I’ve been in the hospital for fifty days. FIFTY DAYS. That’s a lot of time for something completely unplanned. It’s been both as terrible as you could imagine, and also as good as it could be. I’m able to walk around the unit by myself, I’m healthy, and I’m carrying a baby who is doing exceptionally well under the stress, which all makes me feel more like a cat in a bookstore than a hospital patient (I can roll out all the sad stuff, too, but since we’re heading for a happy ending, that doesn’t seem to matter).
Our friends and family have been awesome throughout all this. If I could afford it I would take them all out to nice dinners to thank them personally, but I can’t afford anything after living in a hospital for two months. The best I can do is bring home little containers of apple juice for everyone. You know how some people want to fake a funeral to see what they meant to people? Isn’t that a thing? I feel like this experience has been a version of that – I was not expecting the support we got. It’s been very touching and I’m too much of a robot to effectively communicate what it’s meant to me.
I know a lot of awesome and thoughtful people, and that must mean that my husband and I are good people, too, for anyone to want to help us. So if you are an asshole, you better make it right. You never know when you’ll need support.
Here are some notes about the past 50 days.
Weekdays go by quickly, weekends feel slower.
How I’ve spent my time: During the week, wi-fi is really slow. I spend half of my time waiting for web pages to load. I’ve finished seasons of Unbreakable Kimmy Schmidt, Fargo, and Orange is the New Black. I only read two books: Bringing Up Bebe and A Tree Grows in Brooklyn. I’ve written a journal entry every day. I wrote several columns and a couple of articles for RVAnews. I watched a lot of Mad Men. I played games including Wordbrain (phone), a cool puzzle that my friend sent me (kind of like a logic puzzle meets Tetris), and for about a week I was into puzzle books (Logic, Crosswords). I’ve read through lots of magazines, and watched lots of Diners, Drive-Ins, and Dives (I like Guy Fieri – deal with it), and other dumb shows. My husband and I watched a lot of the hit movies from 2014, so at least I’m caught up on what everyone was talking about last year. I even played Minesweeper. Remember Minesweeper from when computers were invented? And being able to bank online and keep track of school events helped. Whatever I could to do keep my husband from having to do it helped me feel more useful and less bad about everything.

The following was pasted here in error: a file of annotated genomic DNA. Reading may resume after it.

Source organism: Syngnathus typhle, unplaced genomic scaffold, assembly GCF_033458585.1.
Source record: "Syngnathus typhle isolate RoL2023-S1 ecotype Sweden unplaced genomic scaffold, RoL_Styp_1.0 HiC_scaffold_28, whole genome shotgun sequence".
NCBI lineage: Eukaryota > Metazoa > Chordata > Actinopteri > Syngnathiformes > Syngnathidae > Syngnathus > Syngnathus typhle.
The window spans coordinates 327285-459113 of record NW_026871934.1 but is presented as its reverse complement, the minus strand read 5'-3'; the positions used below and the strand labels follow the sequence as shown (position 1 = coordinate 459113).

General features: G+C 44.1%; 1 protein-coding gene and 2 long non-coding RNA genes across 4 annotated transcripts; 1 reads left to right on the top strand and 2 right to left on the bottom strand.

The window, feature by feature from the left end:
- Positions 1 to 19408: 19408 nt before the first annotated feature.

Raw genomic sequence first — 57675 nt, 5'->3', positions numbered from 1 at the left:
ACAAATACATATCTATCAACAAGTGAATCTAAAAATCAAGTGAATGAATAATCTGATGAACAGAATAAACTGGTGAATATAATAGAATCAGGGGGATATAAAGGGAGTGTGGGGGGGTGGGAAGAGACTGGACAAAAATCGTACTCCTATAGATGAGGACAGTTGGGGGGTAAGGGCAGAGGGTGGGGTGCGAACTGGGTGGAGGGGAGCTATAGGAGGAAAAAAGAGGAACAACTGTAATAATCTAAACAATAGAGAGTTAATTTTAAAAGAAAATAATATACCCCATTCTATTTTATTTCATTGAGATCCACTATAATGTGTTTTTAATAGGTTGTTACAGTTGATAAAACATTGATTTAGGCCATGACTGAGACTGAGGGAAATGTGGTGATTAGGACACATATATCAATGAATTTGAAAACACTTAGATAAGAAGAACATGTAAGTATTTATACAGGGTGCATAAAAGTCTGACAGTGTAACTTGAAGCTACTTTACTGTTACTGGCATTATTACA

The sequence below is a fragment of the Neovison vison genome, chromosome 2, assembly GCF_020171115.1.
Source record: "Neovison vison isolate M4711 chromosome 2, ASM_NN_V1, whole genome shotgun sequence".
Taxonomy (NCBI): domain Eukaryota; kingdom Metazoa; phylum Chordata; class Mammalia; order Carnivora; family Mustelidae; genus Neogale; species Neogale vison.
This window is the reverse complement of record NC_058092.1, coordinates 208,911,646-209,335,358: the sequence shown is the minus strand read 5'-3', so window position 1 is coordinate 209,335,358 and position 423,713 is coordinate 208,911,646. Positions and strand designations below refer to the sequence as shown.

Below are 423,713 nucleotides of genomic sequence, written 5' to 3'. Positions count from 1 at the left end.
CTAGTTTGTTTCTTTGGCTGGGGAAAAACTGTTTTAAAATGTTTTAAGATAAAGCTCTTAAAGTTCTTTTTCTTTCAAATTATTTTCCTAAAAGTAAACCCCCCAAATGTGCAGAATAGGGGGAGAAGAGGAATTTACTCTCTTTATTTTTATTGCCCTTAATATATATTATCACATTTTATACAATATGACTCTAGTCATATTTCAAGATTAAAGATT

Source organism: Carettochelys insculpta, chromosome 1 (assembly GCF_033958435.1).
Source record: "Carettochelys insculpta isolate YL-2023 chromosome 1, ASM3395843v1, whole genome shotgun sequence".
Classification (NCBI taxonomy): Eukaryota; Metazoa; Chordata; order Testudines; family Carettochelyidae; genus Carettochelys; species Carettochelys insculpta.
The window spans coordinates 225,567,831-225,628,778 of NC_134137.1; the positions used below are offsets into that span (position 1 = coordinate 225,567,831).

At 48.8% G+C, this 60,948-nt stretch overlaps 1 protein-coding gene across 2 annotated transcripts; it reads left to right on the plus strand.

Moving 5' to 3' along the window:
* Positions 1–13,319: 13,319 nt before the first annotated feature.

How I spent my time with my daughter: I’ve seen my daughter every day while here (with the exception of one day when she stayed at home since she might have been sick. She wasn’t). My husband has brought her at least twice a day (before and after school) and they spend most of the day with me on weekends. Seeing them so much is mostly what has made this past 50 days tolerable. Even though it’s a small room and I’m more aware of them here than when at home (my daughter especially leaves a messy path), at least it’ll make our house seem big when I get home.
Anyway, a big, mushy thank you to my main associate and roommate for working so hard to bring home to the hospital. They’ve both done beautifully with all the adjustments.
As for ways to spend time with my daughter, we play lots of Chutes and Ladders, she works on art projects (my aunt sent us a lot of supplies), we watch cable TV (Clarence on Cartoon Network is a weird favorite now for me, and she likes Teen Titans Go). We got some mileage out of Don’t Let The Pigeon Finish This Activity Book! (although I plan to throw away most of the activities we’ve done). She has also become best friends with all the nurses. They let her check my temperature and blood pressure, and they’re all very sweet to her. My friend Susan (who, among a million things, brought me one of the best meals I’ve had here) sent a stack of books for my kid to borrow, which has been nice for hospital naptime.